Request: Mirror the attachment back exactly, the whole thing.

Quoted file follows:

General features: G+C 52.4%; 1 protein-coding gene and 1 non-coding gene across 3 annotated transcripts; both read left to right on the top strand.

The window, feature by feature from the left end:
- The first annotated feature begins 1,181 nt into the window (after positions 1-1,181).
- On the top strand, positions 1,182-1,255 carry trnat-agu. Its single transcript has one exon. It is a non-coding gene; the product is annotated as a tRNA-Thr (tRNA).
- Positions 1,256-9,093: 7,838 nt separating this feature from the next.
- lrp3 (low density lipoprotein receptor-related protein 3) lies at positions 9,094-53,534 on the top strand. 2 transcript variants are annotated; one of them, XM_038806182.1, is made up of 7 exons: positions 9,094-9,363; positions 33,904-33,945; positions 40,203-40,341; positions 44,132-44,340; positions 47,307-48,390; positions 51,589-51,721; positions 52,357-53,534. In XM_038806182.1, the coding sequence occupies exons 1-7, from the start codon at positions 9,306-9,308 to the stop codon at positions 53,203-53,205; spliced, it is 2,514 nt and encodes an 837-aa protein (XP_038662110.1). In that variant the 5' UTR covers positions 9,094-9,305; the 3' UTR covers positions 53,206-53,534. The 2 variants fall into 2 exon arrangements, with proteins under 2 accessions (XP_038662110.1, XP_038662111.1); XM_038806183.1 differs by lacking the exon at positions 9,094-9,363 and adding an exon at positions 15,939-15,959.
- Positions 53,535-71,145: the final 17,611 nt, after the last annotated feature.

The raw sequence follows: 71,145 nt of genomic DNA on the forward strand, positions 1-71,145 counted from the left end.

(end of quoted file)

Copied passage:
General features: G+C 52.4%; 1 protein-coding gene and 1 non-coding gene across 3 annotated transcripts; both read left to right on the top strand.

The window, feature by feature from the left end:
- The first annotated feature begins 1,181 nt into the window (after positions 1-1,181).
- On the top strand, positions 1,182-1,255 carry trnat-agu. Its single transcript has one exon. It is a non-coding gene; the product is annotated as a tRNA-Thr (tRNA).
- Positions 1,256-9,093: 7,838 nt separating this feature from the next.
- lrp3 (low density lipoprotein receptor-related protein 3) lies at positions 9,094-53,534 on the top strand. 2 transcript variants are annotated; one of them, XM_038806182.1, is made up of 7 exons: positions 9,094-9,363; positions 33,904-33,945; positions 40,203-40,341; positions 44,132-44,340; positions 47,307-48,390; positions 51,589-51,721; positions 52,357-53,534. In XM_038806182.1, the coding sequence occupies exons 1-7, from the start codon at positions 9,306-9,308 to the stop codon at positions 53,203-53,205; spliced, it is 2,514 nt and encodes an 837-aa protein (XP_038662110.1). In that variant the 5' UTR covers positions 9,094-9,305; the 3' UTR covers positions 53,206-53,534. The 2 variants fall into 2 exon arrangements, with proteins under 2 accessions (XP_038662110.1, XP_038662111.1); XM_038806183.1 differs by lacking the exon at positions 9,094-9,363 and adding an exon at positions 15,939-15,959.
- Positions 53,535-71,145: the final 17,611 nt, after the last annotated feature.

The raw sequence follows: 71,145 nt of genomic DNA on the forward strand, positions 1-71,145 counted from the left end.